Recipe: Crisp Veggie Slaw

By Josh Furman

With the temperature rising, it’s nice to have some fast and fresh salads that don’t require you to warm the stove and heat your house! This salad is a breeze, and works well with whatever crisp vegetables you have in your CSA!
For the Dressing

2 tablespoons honey
1/4 cup vegetable oil
1/4 cup rice vinegar
1 tablespoon soy sauce
2 tablespoons sesame oil
2 tablespoons peanut butter
1/2 teaspoon salt
1 teaspoon Sriracha (a little more if you like heat)
1 garlic clove minced

For the Slaw (feel free to use whatever crisp vegetables you have in your CSA box)

3 cups of thinly sliced cabbage
1 cup sliced carrots
1 bunch of radishes thinly sliced
1 pint of peas, thinly sliced
2 medium scallions, thinly sliced. 

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“One is the loneliest number…”

The University of Washington Botanic Gardens is home to truly one of a kind plants.  In botanical nomenclature, a monotypic genus refers to the case where a genus and only a single species are described.  These plants are often “living fossils”, comprising the last living remnant of ancient lineages.  Many are also often in the IUCN Red List of Threatened Species. 

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Jul 29, 2016 / Personal Profiles, News / Donna McBain Evans

Staff Spotlight: Jessica Farmer

Jessica Farmer is one of those fortunate individuals who, through a combination of foresight, focus and possibly a bit of luck, ended up in her dream job.
“Just outside my office door at the Center for Urban Horticulture is Yesler Swamp,” she enthuses, “a quiet, shady oasis that provides me with instant wonder and relaxation.”
Just about a perfect location for a person who has been passionate about plants and nature since high school.   

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Jul 28, 2016 / Plant Profiles / Ray Larson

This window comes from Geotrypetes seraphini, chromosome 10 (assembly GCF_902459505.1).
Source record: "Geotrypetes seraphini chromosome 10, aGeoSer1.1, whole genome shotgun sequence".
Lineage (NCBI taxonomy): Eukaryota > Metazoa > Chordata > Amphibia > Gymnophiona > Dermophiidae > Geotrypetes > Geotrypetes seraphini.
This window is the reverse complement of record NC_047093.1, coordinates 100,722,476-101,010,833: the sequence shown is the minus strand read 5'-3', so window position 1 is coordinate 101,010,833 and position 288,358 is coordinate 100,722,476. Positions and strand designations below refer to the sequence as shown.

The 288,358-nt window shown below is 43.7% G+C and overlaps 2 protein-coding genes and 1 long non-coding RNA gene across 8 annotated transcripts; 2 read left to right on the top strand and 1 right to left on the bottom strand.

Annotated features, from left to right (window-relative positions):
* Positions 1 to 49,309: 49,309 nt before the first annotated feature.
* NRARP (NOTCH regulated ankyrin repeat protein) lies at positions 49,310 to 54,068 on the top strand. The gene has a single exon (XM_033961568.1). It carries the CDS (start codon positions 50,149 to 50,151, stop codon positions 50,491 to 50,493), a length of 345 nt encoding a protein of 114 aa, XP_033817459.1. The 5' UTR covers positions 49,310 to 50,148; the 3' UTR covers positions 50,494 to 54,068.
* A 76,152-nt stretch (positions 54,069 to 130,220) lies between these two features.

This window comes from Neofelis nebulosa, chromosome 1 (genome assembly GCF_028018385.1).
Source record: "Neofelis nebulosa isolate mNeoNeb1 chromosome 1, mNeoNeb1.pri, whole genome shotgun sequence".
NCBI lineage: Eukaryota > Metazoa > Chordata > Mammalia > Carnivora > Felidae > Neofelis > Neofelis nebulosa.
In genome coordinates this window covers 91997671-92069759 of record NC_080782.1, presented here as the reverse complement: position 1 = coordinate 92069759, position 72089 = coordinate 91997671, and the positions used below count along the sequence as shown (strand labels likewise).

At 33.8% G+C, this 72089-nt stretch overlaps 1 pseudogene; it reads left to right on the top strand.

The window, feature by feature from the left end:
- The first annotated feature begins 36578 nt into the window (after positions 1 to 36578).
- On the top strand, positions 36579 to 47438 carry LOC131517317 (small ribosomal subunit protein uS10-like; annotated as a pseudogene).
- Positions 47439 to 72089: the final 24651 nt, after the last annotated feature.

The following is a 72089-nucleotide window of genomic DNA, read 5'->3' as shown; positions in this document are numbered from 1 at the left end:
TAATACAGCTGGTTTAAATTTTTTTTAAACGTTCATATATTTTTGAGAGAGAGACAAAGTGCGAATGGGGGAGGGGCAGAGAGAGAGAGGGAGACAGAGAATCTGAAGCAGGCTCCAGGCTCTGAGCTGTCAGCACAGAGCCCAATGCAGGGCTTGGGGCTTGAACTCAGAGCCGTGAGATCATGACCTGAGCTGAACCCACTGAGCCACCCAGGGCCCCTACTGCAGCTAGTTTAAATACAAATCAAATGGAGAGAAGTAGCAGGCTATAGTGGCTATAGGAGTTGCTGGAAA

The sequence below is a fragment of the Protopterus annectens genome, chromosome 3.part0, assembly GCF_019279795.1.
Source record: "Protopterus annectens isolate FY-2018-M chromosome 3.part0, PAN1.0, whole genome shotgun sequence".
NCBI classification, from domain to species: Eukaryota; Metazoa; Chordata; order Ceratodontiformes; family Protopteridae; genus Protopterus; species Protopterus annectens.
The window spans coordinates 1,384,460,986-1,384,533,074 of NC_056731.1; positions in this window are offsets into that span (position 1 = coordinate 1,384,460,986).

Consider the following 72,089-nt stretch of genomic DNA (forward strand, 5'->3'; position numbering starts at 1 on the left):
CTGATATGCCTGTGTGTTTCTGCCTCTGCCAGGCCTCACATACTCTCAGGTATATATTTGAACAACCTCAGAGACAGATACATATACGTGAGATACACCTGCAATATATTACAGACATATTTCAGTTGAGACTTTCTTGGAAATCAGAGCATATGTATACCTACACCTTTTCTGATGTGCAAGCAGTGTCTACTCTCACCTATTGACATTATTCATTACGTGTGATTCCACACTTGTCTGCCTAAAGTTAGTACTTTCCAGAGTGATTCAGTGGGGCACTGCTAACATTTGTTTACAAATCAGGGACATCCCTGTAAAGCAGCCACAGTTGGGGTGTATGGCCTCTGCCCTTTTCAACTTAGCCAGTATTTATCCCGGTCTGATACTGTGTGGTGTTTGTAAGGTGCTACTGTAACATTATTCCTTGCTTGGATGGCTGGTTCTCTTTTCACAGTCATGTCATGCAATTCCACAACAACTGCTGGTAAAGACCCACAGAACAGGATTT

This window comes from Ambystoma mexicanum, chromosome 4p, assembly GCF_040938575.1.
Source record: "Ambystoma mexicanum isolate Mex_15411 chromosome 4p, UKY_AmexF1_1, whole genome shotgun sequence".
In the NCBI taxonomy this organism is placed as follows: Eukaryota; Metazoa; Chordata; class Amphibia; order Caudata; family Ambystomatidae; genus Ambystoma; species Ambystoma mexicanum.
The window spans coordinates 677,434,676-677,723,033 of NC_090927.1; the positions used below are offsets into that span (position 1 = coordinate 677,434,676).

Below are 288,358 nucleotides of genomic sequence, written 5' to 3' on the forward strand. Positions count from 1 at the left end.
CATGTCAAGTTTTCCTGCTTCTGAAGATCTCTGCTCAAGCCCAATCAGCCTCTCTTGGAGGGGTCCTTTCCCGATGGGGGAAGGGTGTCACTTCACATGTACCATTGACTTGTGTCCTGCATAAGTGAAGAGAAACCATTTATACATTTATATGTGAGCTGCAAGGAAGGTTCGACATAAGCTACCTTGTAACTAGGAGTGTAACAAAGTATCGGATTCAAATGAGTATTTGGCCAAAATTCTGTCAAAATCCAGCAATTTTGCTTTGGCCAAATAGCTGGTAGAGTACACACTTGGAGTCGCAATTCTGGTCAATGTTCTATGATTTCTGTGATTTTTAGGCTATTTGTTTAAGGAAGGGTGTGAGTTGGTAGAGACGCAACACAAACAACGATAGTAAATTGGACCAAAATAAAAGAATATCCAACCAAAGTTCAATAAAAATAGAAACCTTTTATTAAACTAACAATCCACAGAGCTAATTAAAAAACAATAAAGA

August 2016 Plant Profile: Dierama pulcherrimum

Dierama pulcherrimum photo

Spectacular Angel’s fishing rod shines in the summer garden.

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Glimpse into the past – Honoring a Legend and Looking to the Future

by John A. Wott, Director Emeritus
For every creature – plants, animals, or people – there is a season. They are germinated/born, develop from juveniles into adults, usually produce progeny, grow into old age, and then succumb. In the plant kingdom, there are various ways in which plants reproduce, both sexually and asexually. In humans, we pass along our genetics, our ideas, and plans to successive generations. 

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Volunteer Spotlight: Carolyn Scott

At the University of Washington Botanic Gardens, we rely on volunteers–over 500 of them– to keep daily operations afloat.
Volunteer Carolyn Scott works in the administrative heart of the Gardens, helping Manager of Administrative Services Carrie Cone with record-keeping, mailing, filing and data entry.
Born in 1921, Carolyn came to Seattle from Virginia in her early 30s with husband David who accepted a faculty position with the (then) College of Forestry at the UW. 

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Jul 20, 2016 / News / Donna McBain Evans

Silent Invaders

Imagine you see that a campfire has ignited some of the dry leaf litter nearby and no one but you is around.  Most of us would know enough to either try to put the fire out, or quickly alert officials to get to the scene.  With such early detection and quick action, it is quite possible to avoid an out of control fire that burns thousands of acres. 

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July Color Appears at the Washington Park Arboretum

1)  Colutea orientalis                Bladder Senna

This deciduous native of northern Iran has delicate bluish-green pinnate leaves.
The orange flowers are followed by surprising translucent bladder-like fruit pods.
You can find Colutea orientalis in the Legume Collection along Arboretum Drive.

2)  Hydrangea macrophylla  ‘Mme. Emile Mouillere’ Bigleaf Hydrangea

Hydrangea macrophylla is native to Japan.
This cultivar is an example of the Hortensia group – having mophead flowers. 

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Summer Arrives at the Washington Park Arboretum

1)  Cunninghamia lanceolata                (Chinese Fir)

Bluish evergreen foliage contrasts nicely with its scaly bark.
This evergreen tree from China is an important timber tree in its native area.
In 1701, James Cunningham (one of the first European plant hunters to visit China) described and collected this tree.

2)  Hydrangea integrifolia                                                      (Evergreen Climbing Hydrangea)

A vigorous, evergreen vine climbing to over 40 feet, on the trunk of a mature Douglas Fir. 

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July 2016 Plant Profile: Phormium cookianum

Phormium cookianum at the Washington Park Arboretum

Don’t miss the New Zealand Flax now in full bloom in Pacific Connections.

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